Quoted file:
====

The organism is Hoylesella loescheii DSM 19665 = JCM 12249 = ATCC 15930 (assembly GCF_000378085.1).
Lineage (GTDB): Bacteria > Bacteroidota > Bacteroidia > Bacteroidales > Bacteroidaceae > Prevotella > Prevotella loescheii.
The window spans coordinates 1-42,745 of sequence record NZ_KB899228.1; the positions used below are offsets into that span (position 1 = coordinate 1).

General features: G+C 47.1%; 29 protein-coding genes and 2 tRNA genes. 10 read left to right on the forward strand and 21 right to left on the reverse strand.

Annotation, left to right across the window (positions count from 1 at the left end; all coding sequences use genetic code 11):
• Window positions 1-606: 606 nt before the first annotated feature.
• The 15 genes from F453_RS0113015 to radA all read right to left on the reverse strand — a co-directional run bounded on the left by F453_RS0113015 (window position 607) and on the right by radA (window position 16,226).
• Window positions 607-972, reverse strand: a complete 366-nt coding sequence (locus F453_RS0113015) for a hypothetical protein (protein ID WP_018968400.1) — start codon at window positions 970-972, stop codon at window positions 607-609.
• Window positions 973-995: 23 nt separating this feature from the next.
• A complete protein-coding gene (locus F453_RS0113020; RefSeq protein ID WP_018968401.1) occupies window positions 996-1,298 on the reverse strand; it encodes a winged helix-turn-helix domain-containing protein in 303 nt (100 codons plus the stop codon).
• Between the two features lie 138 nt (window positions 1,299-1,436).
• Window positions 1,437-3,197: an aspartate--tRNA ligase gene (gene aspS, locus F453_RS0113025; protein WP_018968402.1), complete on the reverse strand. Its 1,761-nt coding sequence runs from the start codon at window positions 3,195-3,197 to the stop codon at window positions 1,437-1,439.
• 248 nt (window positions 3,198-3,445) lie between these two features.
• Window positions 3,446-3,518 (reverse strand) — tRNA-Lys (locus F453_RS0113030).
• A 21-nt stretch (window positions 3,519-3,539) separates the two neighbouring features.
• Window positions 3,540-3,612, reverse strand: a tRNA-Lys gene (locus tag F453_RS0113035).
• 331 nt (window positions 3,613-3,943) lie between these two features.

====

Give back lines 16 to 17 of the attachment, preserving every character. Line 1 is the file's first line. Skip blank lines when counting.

• Window positions 3,540-3,612, reverse strand: a tRNA-Lys gene (locus tag F453_RS0113035).
• 331 nt (window positions 3,613-3,943) lie between these two features.